Selling a home is already a stressful experience, but it can be extra stressful if you own a smart home.
Much of the best smart-home technology today consists of more than just bulbs and plugs. Many of our favorite products require an installation. That includes the Ecobee4 and Nest Learning thermostats, the Nest Hello video doorbell, August and Schlage smart locks, the Brilliant Control wall panel, and a large assortment of smart dimmers and switches.
For those (like me) who both lack installation expertise and tend to move a lot, this can be a barrier to going all-in on a smart home. What if you spend hours outfitting your apartment with smart wall panels, switches, thermostats, doorbells and locks only to have to uninstall and reinstall everything the next time you move?
I spoke to Drew and Jonathan Scott, stars of HGTV's Property Brothers, about this question at Chase and Pinterest's Pins and Properties event. As a realtor and contractor, respectively, Drew and Jonathan have witnessed firsthand the rise in the importance of smart-home technology in home-buying. In fact, almost every client they work with these days is buying and selling with a smart home in mind, the brothers said.
"When you look at the evolution of home, it used to be that 'home is where the heart is. Home should be your happy place, your safe haven,'" Jonathan said. "But then, people started wanting to get more of an open concept. And then, as that became more popular, people were trying to make more function in their space."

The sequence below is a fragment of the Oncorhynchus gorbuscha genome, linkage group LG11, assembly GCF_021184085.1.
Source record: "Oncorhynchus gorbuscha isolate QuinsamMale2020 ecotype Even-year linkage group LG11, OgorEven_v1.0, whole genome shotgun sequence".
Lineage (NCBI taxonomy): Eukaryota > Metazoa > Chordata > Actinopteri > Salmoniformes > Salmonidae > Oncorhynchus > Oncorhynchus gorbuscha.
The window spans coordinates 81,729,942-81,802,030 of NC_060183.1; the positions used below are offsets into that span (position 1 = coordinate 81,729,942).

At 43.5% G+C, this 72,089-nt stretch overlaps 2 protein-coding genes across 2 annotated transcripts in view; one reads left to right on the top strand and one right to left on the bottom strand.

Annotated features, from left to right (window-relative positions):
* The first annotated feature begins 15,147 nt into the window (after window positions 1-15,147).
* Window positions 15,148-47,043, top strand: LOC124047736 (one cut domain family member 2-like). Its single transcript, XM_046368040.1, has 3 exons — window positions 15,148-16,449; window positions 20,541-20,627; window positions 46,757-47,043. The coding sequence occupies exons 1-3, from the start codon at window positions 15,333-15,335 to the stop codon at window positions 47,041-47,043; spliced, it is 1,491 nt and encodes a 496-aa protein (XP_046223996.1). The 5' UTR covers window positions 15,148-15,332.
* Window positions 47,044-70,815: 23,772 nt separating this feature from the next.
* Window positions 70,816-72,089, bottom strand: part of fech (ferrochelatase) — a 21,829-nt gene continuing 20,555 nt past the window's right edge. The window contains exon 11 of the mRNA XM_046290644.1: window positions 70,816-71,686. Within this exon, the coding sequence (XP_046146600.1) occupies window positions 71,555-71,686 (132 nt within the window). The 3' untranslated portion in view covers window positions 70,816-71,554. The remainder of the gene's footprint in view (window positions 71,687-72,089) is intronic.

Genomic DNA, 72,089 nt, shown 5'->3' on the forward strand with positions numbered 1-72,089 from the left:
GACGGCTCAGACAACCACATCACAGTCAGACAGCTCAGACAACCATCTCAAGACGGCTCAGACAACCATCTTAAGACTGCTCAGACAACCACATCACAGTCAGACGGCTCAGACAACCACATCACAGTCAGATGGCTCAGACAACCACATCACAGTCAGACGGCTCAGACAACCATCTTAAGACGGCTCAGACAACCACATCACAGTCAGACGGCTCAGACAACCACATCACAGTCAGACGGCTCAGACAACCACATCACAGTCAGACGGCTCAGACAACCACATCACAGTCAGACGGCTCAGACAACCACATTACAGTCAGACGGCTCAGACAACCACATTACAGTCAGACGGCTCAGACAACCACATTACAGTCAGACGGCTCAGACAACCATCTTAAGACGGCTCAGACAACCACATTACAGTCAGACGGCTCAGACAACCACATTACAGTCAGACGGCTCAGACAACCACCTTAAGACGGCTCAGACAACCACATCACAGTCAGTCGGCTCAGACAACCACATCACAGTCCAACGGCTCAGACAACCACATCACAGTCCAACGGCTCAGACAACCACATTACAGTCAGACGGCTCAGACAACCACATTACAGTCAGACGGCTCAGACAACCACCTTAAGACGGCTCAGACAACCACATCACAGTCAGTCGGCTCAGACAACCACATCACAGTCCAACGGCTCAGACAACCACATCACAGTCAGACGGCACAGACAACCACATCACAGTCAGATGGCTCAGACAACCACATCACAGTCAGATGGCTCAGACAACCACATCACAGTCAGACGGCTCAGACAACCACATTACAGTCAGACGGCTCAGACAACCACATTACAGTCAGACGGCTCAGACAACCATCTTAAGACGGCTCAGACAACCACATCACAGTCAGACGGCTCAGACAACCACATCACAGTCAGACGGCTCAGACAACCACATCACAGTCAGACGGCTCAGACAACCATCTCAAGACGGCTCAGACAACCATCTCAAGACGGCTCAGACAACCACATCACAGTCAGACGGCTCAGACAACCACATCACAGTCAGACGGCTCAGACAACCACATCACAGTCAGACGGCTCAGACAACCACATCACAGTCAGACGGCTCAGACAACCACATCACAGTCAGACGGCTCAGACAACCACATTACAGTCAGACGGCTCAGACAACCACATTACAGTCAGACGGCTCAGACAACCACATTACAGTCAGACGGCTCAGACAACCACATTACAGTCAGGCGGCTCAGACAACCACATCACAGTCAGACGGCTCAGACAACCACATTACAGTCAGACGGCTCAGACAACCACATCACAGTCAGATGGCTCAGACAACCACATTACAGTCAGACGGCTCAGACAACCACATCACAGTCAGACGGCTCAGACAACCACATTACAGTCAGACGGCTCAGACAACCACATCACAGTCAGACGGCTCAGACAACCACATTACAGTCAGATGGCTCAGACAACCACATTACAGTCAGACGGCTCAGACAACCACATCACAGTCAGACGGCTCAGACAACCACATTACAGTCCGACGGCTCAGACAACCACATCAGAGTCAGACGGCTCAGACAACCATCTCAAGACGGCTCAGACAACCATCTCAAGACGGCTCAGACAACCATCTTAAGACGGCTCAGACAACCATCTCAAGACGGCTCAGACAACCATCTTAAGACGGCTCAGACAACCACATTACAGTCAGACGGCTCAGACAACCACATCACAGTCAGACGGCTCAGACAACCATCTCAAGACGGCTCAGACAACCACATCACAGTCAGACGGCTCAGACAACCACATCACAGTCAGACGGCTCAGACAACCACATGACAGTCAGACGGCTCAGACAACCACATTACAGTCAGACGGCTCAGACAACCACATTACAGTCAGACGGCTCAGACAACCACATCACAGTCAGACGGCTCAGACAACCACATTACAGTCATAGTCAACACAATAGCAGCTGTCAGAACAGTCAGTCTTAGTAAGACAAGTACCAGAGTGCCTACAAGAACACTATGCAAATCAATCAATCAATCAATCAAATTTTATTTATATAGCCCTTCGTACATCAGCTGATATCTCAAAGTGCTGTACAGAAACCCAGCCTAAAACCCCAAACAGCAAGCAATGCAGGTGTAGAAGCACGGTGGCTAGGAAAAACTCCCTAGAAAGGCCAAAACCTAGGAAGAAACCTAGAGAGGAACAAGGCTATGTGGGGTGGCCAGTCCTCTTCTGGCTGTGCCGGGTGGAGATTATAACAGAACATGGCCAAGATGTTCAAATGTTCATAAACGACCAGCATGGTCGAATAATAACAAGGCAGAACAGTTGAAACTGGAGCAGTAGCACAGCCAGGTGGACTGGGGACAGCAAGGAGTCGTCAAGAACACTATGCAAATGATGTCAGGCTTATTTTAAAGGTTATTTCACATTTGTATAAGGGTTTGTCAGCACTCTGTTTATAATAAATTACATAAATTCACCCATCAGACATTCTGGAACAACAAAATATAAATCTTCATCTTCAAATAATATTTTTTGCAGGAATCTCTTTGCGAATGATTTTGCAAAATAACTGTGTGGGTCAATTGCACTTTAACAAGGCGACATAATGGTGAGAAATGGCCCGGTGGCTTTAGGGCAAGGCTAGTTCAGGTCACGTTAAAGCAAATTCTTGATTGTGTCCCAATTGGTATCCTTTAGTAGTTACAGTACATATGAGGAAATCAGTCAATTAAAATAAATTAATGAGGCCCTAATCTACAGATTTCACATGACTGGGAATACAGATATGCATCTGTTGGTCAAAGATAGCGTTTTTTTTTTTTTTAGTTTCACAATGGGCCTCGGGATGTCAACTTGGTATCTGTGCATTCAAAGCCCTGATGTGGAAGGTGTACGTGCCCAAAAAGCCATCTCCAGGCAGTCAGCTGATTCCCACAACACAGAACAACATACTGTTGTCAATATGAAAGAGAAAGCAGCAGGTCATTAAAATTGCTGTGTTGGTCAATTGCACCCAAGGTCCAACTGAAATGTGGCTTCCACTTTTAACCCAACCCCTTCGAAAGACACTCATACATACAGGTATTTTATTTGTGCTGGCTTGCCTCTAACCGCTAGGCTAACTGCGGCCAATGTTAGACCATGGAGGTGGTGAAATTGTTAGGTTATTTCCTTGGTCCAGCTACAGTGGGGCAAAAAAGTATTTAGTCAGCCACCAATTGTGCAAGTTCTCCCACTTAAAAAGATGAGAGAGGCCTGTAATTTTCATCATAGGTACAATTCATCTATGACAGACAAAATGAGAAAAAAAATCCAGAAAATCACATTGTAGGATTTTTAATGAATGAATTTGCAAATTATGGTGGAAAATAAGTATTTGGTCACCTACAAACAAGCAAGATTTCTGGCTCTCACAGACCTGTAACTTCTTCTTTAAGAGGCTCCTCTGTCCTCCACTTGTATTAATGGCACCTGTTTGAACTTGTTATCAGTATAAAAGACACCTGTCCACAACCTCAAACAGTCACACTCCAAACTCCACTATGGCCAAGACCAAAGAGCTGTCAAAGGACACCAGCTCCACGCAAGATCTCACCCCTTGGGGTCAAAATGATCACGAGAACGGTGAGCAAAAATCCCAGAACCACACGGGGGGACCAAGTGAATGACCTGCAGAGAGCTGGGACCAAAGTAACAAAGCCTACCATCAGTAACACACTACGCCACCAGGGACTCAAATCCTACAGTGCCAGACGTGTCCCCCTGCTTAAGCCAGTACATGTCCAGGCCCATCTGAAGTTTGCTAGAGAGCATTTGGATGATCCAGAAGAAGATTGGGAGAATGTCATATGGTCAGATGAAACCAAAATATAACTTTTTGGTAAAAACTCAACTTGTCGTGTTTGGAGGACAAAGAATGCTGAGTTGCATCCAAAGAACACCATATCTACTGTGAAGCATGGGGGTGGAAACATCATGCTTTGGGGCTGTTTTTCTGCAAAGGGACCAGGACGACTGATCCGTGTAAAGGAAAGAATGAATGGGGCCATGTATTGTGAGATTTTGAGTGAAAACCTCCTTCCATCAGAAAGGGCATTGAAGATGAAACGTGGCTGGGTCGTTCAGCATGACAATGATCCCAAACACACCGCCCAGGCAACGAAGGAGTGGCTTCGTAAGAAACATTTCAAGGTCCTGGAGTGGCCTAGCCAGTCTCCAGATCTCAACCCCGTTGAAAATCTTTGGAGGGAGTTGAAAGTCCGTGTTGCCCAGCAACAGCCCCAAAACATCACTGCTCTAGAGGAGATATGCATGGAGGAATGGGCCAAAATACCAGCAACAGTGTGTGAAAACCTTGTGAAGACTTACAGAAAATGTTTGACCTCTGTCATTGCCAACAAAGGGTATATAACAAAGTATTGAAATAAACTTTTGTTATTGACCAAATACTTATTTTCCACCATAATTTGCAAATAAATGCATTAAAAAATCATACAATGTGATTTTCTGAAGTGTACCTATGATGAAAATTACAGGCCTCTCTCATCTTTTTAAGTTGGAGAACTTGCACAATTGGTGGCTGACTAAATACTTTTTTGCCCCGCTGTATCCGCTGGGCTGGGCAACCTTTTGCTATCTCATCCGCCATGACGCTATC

The brothers' advice for smart-home sellers is simple: Treat a smart home as an investment, not a purchase.
"Just don't uninstall" when you move and are looking sell, Drew explained. "Whatever you have installed in your home, it's a feature to sell your house." A smart thermostat or light switch can be a great feature to talk up on your listing, helping raise the home's value, Drew said. "Leave it as a selling feature to get top dollar for your house."
MORE: How to Wipe Your Amazon Echo (and Other Smart Devices)
Jonathan agreed; his home in Las Vegas contains a video doorbell, a smart thermostat and a floor-to-ceiling rack full of smart-home technology. If he moved, he said, "I wouldn't take it. That would be part of the house."
As a bonus, you can take the extra money from your home sale and reinvest in even better smart technology. That's a good move, given how quickly the technology advances, Drew and Jonathan said.
"It's not even yearly — it's monthly that things are improving," said Drew of smart gadgets. "Things are getting more cost-effective." As you settle into your new place, "you can find some new smart-home technology that might be even better, that costs less."
One caveat, though: If you want your gadgets to woo potential buyers but you're not fully comfortable setting up the tech yourself, it's worth investing in professional installation.
"If you don't know what you're opening up, don't slam a sledgehammer into a wall that might have venting or electrical," Drew advised. "Work with a professional."
Credit: Chase Home Lending
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Monica Chin is a writer at The Verge, covering computers. Previously, she was a staff writer for Tom's Guide, where she wrote about everything from artificial intelligence to social media and the internet of things to. She had a particular focus on smart home, reviewing multiple devices. In her downtime, you can usually find her at poetry slams, attempting to exercise, or yelling at people on Twitter.